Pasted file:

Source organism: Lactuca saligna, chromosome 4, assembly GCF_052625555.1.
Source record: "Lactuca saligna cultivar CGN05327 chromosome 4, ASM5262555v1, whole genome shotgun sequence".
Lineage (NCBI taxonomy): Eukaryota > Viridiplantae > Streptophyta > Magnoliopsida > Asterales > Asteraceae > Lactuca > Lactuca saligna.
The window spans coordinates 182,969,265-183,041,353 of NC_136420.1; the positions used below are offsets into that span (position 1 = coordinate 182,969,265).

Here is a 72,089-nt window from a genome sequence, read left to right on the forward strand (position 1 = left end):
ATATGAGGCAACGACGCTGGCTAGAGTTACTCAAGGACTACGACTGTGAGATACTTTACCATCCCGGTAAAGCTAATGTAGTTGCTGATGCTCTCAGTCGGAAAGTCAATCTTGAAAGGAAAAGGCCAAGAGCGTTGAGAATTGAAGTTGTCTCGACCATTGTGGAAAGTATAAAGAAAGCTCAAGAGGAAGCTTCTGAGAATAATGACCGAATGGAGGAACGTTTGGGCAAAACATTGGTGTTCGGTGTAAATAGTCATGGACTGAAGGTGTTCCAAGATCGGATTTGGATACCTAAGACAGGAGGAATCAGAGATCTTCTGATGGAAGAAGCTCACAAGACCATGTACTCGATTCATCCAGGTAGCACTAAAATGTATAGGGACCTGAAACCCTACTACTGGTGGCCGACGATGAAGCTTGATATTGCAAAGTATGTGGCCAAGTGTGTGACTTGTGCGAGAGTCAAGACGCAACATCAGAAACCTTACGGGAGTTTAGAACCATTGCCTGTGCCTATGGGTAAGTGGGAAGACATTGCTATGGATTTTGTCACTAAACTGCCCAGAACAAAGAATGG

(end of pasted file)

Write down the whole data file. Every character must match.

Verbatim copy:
Source organism: Lactuca saligna, chromosome 4, assembly GCF_052625555.1.
Source record: "Lactuca saligna cultivar CGN05327 chromosome 4, ASM5262555v1, whole genome shotgun sequence".
Lineage (NCBI taxonomy): Eukaryota > Viridiplantae > Streptophyta > Magnoliopsida > Asterales > Asteraceae > Lactuca > Lactuca saligna.
The window spans coordinates 182,969,265-183,041,353 of NC_136420.1; the positions used below are offsets into that span (position 1 = coordinate 182,969,265).

Here is a 72,089-nt window from a genome sequence, read left to right on the forward strand (position 1 = left end):
ATATGAGGCAACGACGCTGGCTAGAGTTACTCAAGGACTACGACTGTGAGATACTTTACCATCCCGGTAAAGCTAATGTAGTTGCTGATGCTCTCAGTCGGAAAGTCAATCTTGAAAGGAAAAGGCCAAGAGCGTTGAGAATTGAAGTTGTCTCGACCATTGTGGAAAGTATAAAGAAAGCTCAAGAGGAAGCTTCTGAGAATAATGACCGAATGGAGGAACGTTTGGGCAAAACATTGGTGTTCGGTGTAAATAGTCATGGACTGAAGGTGTTCCAAGATCGGATTTGGATACCTAAGACAGGAGGAATCAGAGATCTTCTGATGGAAGAAGCTCACAAGACCATGTACTCGATTCATCCAGGTAGCACTAAAATGTATAGGGACCTGAAACCCTACTACTGGTGGCCGACGATGAAGCTTGATATTGCAAAGTATGTGGCCAAGTGTGTGACTTGTGCGAGAGTCAAGACGCAACATCAGAAACCTTACGGGAGTTTAGAACCATTGCCTGTGCCTATGGGTAAGTGGGAAGACATTGCTATGGATTTTGTCACTAAACTGCCCAGAACAAAGAATGG